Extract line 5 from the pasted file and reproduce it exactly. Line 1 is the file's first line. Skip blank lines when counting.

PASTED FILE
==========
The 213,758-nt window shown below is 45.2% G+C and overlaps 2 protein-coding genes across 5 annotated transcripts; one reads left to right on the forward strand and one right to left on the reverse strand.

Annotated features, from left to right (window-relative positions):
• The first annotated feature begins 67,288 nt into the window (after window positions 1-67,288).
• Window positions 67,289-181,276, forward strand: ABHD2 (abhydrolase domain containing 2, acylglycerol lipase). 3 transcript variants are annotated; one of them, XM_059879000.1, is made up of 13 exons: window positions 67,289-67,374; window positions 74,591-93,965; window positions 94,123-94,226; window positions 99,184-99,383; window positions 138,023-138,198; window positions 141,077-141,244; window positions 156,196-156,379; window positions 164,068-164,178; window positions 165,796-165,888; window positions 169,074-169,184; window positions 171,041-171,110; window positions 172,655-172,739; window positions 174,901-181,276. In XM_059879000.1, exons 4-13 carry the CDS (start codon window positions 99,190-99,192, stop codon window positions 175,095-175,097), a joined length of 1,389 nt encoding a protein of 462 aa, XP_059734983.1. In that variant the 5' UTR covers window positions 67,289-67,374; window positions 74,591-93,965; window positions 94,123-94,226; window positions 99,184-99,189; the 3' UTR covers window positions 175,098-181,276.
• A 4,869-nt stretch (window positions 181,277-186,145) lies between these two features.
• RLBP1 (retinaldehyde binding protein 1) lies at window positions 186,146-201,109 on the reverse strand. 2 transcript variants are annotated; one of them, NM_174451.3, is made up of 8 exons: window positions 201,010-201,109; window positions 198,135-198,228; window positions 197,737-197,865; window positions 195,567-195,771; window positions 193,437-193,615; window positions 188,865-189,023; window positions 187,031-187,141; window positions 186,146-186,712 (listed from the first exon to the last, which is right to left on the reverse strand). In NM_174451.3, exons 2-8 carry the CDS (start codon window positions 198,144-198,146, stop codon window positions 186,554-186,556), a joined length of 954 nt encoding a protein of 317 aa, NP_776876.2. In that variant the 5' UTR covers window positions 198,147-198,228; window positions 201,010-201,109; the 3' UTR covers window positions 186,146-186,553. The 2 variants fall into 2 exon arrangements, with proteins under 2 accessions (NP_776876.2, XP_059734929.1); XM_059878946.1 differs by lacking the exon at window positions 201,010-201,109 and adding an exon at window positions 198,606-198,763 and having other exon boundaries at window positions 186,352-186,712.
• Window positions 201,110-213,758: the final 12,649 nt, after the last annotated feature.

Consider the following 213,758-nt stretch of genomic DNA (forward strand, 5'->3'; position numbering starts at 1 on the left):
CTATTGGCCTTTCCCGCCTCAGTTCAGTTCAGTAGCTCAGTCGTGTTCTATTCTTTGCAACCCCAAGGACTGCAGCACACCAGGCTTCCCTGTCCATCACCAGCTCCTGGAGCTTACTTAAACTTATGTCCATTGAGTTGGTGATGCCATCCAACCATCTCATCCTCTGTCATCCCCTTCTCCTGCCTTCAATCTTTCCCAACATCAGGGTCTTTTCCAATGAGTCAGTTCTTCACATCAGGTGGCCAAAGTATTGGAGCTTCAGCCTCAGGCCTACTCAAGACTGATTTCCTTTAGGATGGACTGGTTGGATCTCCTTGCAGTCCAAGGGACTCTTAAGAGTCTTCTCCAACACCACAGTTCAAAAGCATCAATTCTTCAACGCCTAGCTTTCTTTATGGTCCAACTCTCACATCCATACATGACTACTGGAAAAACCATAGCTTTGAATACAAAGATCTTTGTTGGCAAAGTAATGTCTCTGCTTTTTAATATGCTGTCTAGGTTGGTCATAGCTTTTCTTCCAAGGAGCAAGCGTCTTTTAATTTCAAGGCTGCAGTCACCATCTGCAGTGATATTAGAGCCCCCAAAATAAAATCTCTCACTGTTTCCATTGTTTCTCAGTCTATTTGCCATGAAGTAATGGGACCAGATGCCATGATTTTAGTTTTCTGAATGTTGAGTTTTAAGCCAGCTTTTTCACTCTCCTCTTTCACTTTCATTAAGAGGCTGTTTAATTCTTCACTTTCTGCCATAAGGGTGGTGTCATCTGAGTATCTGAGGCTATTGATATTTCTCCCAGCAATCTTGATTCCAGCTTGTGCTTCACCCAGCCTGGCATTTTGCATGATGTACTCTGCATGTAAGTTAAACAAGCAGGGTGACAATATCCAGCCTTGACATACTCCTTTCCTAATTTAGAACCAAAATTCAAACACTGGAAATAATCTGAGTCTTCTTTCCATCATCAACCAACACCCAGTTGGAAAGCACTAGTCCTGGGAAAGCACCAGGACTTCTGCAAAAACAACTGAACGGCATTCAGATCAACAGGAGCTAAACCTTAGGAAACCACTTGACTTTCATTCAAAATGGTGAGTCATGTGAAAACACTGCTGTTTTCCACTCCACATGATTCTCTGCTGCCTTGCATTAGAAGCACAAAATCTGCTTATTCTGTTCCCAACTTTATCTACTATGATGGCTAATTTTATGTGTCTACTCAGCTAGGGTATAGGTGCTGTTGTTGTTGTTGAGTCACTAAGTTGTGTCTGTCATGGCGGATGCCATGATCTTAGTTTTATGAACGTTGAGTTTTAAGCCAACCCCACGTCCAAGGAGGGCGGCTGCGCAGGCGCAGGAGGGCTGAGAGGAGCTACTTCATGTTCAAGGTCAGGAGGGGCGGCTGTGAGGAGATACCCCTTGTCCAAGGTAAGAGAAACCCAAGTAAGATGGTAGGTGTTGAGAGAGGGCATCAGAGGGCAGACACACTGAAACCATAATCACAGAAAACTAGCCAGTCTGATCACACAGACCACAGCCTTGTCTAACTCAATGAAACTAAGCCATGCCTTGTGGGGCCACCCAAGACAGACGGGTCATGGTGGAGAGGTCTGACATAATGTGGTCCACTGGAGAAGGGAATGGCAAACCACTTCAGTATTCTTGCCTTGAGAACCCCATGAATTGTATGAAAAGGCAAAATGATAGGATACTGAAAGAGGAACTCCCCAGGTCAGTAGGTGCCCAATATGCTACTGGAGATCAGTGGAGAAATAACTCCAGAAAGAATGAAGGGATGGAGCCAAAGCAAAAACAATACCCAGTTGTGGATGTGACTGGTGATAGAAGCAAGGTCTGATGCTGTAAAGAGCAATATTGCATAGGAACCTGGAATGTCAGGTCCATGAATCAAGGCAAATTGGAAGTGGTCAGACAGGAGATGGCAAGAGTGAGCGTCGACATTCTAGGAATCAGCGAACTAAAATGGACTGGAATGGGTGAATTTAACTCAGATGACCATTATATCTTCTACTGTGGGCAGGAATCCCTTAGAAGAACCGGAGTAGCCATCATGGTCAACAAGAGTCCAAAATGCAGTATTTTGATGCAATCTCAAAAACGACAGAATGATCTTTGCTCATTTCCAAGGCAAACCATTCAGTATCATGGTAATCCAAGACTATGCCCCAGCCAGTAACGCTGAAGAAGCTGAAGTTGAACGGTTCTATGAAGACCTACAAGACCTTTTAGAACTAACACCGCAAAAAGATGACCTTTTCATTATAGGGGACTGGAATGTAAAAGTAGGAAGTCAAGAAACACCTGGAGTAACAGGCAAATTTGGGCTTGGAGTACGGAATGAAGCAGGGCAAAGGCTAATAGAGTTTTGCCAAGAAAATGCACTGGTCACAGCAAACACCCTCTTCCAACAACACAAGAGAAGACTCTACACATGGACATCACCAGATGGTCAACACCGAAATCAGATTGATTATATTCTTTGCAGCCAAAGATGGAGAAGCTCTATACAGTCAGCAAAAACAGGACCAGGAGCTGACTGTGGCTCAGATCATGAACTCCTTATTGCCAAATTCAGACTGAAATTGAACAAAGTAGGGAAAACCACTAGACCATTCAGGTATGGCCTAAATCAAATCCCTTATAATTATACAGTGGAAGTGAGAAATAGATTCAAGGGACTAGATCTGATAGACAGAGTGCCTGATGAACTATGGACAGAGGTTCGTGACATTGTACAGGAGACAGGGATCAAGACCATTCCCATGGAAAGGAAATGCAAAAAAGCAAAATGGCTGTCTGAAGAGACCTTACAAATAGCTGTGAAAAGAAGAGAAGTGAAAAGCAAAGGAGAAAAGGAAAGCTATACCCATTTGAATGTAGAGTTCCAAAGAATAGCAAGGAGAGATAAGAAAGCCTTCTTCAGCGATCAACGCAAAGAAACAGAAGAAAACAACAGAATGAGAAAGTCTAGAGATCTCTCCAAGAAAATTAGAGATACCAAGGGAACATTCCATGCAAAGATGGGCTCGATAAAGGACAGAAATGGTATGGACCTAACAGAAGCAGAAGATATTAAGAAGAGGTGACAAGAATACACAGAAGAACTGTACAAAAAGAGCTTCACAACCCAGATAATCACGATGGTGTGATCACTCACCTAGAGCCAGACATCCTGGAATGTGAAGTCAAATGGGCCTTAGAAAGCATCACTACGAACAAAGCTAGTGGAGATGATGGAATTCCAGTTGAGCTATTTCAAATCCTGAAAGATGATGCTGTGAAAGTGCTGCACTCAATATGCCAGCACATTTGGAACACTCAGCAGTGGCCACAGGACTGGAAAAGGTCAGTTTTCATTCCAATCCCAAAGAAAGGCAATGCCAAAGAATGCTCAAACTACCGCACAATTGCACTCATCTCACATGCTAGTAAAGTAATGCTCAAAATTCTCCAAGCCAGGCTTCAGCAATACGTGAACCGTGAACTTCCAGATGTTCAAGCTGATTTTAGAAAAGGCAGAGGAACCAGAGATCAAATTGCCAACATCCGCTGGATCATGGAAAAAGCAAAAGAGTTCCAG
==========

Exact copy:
• A 4,869-nt stretch (window positions 181,277-186,145) lies between these two features.